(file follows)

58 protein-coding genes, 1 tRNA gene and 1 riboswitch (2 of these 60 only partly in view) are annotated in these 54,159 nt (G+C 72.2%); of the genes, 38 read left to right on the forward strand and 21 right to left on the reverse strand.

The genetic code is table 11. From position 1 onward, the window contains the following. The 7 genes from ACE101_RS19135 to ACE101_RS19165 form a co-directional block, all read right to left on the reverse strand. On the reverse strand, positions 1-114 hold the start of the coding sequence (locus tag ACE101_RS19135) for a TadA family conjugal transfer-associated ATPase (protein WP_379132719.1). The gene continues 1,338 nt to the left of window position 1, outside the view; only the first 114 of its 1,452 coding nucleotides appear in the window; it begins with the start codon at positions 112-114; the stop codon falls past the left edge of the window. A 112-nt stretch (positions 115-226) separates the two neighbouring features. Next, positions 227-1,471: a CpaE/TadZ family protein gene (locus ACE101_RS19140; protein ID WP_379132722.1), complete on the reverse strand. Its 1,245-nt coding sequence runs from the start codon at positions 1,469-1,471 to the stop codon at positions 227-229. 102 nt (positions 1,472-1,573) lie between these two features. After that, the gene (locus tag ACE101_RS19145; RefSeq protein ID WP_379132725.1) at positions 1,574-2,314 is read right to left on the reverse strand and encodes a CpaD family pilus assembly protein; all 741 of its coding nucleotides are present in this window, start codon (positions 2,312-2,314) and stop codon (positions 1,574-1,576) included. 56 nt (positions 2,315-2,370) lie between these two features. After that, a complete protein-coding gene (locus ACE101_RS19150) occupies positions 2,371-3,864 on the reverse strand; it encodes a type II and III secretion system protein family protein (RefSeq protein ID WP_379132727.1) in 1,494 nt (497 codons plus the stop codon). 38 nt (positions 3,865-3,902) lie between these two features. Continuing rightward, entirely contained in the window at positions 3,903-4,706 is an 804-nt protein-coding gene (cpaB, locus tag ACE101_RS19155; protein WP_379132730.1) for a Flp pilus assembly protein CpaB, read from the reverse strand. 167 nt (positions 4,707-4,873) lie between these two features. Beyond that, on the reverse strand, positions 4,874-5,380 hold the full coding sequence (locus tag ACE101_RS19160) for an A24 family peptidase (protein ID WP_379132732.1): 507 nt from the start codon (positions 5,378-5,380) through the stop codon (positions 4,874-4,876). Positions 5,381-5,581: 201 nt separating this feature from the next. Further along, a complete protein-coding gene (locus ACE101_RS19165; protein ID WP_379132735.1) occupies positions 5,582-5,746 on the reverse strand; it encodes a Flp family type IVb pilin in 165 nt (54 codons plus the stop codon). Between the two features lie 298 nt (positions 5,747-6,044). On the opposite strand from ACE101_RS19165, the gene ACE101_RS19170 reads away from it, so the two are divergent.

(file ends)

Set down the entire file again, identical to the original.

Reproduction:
58 protein-coding genes, 1 tRNA gene and 1 riboswitch (2 of these 60 only partly in view) are annotated in these 54,159 nt (G+C 72.2%); of the genes, 38 read left to right on the forward strand and 21 right to left on the reverse strand.

The genetic code is table 11. From position 1 onward, the window contains the following. The 7 genes from ACE101_RS19135 to ACE101_RS19165 form a co-directional block, all read right to left on the reverse strand. On the reverse strand, positions 1-114 hold the start of the coding sequence (locus tag ACE101_RS19135) for a TadA family conjugal transfer-associated ATPase (protein WP_379132719.1). The gene continues 1,338 nt to the left of window position 1, outside the view; only the first 114 of its 1,452 coding nucleotides appear in the window; it begins with the start codon at positions 112-114; the stop codon falls past the left edge of the window. A 112-nt stretch (positions 115-226) separates the two neighbouring features. Next, positions 227-1,471: a CpaE/TadZ family protein gene (locus ACE101_RS19140; protein ID WP_379132722.1), complete on the reverse strand. Its 1,245-nt coding sequence runs from the start codon at positions 1,469-1,471 to the stop codon at positions 227-229. 102 nt (positions 1,472-1,573) lie between these two features. After that, the gene (locus tag ACE101_RS19145; RefSeq protein ID WP_379132725.1) at positions 1,574-2,314 is read right to left on the reverse strand and encodes a CpaD family pilus assembly protein; all 741 of its coding nucleotides are present in this window, start codon (positions 2,312-2,314) and stop codon (positions 1,574-1,576) included. 56 nt (positions 2,315-2,370) lie between these two features. After that, a complete protein-coding gene (locus ACE101_RS19150) occupies positions 2,371-3,864 on the reverse strand; it encodes a type II and III secretion system protein family protein (RefSeq protein ID WP_379132727.1) in 1,494 nt (497 codons plus the stop codon). 38 nt (positions 3,865-3,902) lie between these two features. Continuing rightward, entirely contained in the window at positions 3,903-4,706 is an 804-nt protein-coding gene (cpaB, locus tag ACE101_RS19155; protein WP_379132730.1) for a Flp pilus assembly protein CpaB, read from the reverse strand. 167 nt (positions 4,707-4,873) lie between these two features. Beyond that, on the reverse strand, positions 4,874-5,380 hold the full coding sequence (locus tag ACE101_RS19160) for an A24 family peptidase (protein ID WP_379132732.1): 507 nt from the start codon (positions 5,378-5,380) through the stop codon (positions 4,874-4,876). Positions 5,381-5,581: 201 nt separating this feature from the next. Further along, a complete protein-coding gene (locus ACE101_RS19165; protein ID WP_379132735.1) occupies positions 5,582-5,746 on the reverse strand; it encodes a Flp family type IVb pilin in 165 nt (54 codons plus the stop codon). Between the two features lie 298 nt (positions 5,747-6,044). On the opposite strand from ACE101_RS19165, the gene ACE101_RS19170 reads away from it, so the two are divergent.